A Florida court has ordered Chiquita Brands International to pay $38 million to the families of eight Colombian men murdered by a paramilitary death squad. This verdict, announced late Monday, comes after 17 years of legal battles and marks the first instance where the American banana giant has compensated Colombian victims for human rights abuses. The ruling could pave the way for thousands more to seek restitution and stands as the first time a major U.S. corporation has been held liable for such abuses in another country.

"This verdict sends a powerful message to corporations everywhere: profiting from human rights abuses will not go unpunished," said Marco Simons of EarthRights, one of the law firms representing the victims' families.

The case stems from Chiquita's payments totaling $1.7 million to the United Self-Defence Forces of Colombia (AUC) between 1997 and 2004. The AUC, a right-wing paramilitary group, was responsible for some of the worst human rights violations during Colombia's brutal conflict, which left 450,000 dead and millions displaced. The AUC was designated a terrorist organization by the U.S. in 2001, yet Chiquita continued its payments, which the company claimed were made under duress to protect its employees from Marxist guerrillas.

Court documents revealed that Chiquita allowed the AUC to use its ports to import automatic rifles and facilitated cocaine smuggling via its banana boats. The civil cases were brought by the families of trade unionists, banana workers, and activists who were tortured, killed, or disappeared by the AUC as they sought to control Colombia's banana-producing regions.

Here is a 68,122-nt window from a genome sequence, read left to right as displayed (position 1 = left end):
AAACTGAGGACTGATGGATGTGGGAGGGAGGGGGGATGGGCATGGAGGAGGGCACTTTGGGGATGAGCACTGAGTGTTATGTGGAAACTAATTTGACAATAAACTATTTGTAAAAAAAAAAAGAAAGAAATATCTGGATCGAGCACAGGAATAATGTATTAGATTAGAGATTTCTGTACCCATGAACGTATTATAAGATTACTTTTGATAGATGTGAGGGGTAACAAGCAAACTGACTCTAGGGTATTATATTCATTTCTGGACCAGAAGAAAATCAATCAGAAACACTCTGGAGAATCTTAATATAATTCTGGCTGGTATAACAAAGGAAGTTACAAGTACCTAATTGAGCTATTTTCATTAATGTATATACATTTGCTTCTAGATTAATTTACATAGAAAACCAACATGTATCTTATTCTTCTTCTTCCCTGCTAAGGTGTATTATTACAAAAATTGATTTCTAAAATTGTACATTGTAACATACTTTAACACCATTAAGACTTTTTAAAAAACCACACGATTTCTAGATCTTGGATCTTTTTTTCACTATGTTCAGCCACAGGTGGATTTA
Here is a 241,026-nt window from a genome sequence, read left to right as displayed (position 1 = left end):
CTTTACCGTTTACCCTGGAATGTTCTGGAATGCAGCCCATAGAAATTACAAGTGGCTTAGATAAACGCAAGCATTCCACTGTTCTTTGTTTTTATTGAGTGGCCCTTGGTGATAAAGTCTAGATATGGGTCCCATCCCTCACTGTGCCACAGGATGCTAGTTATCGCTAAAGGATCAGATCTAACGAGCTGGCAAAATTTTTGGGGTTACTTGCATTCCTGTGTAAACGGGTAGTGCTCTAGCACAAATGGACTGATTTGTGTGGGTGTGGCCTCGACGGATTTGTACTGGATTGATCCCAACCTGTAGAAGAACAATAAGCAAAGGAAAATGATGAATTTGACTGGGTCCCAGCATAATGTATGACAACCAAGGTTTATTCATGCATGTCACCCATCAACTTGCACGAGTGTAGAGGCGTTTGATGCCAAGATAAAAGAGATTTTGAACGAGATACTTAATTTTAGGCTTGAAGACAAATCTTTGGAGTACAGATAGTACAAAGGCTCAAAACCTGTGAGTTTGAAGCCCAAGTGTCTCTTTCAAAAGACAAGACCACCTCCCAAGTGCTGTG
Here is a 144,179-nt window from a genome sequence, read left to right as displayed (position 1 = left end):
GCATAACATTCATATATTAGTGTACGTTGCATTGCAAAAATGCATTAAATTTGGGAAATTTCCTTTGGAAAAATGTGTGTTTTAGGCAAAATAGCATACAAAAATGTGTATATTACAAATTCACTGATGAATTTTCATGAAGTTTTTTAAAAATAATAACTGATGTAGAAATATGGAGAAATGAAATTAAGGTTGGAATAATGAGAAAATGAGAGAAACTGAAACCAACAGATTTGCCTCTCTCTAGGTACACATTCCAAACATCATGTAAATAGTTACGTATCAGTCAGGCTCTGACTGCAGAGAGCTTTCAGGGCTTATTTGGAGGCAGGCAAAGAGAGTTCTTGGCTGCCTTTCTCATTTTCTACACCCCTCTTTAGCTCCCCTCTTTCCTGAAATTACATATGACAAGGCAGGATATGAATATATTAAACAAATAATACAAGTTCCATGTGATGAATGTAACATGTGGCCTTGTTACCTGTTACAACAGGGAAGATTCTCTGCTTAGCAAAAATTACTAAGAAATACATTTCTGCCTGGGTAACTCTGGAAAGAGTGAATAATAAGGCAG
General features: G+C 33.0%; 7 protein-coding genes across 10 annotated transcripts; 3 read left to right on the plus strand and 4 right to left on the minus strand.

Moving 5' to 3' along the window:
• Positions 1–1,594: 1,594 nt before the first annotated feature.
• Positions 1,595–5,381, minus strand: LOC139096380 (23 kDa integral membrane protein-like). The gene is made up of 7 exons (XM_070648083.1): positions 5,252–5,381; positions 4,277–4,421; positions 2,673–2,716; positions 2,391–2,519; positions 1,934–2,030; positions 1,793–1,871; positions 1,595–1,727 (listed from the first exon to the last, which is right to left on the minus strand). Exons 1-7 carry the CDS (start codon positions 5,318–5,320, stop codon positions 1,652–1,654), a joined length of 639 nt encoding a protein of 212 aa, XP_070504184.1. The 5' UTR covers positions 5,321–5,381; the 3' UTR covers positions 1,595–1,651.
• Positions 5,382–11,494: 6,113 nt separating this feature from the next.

Among the harrowing testimonies was that of the widow of a union leader who was tortured and decapitated by the AUC in 1997. "It's a triumph of a process that has been going on for almost 17 years, for all of us who have suffered so much during these years," said one victim's family member, who chose to remain anonymous. "We're not in this process because we want to be. It was Chiquita, with its actions, that dragged us into it. We have a responsibility to our families, and we must fight for them."

Terrence Collingsworth, executive director of International Rights Advocates (IRAdvocates), described the case as a "bellwether trial," setting a precedent for other pending cases against Chiquita. If unresolved through negotiation, a second trial is scheduled for July 14. "These brave women and the other plaintiffs in this case have demonstrated that corporate criminals like Chiquita can be held accountable through courage and perseverance," Collingsworth stated.

The jury in the Southern District of Florida found that "Chiquita knowingly provided substantial assistance to the AUC to a degree sufficient to create a foreseeable risk of harm to others." This verdict holds Chiquita liable for the group's violent acts, including murders and forced disappearances.

In a statement to CNN, Chiquita expressed its intention to appeal the decision. "The situation in Colombia was tragic for so many, including those directly affected by the violence there, and our thoughts remain with them and their families. However, that does not change our belief that there is no legal basis for these claims," the company stated. "While we are disappointed by the decision, we remain confident that our legal position will ultimately prevail."

This case has significant implications not only for Chiquita but also for other corporations operating in conflict zones. The ruling could lead to a series of similar lawsuits involving human rights violations across the globe, setting a precedent for holding multinational companies accountable for their actions abroad.

Colombian President Gustavo Petro reacted to the verdict by questioning why a similar ruling had not been achieved in Colombia. "Why could US justice determine in judicial truth that Chiquita Brands financed paramilitarism in Urabá? Why couldn't Colombian justice?" he posted on social media.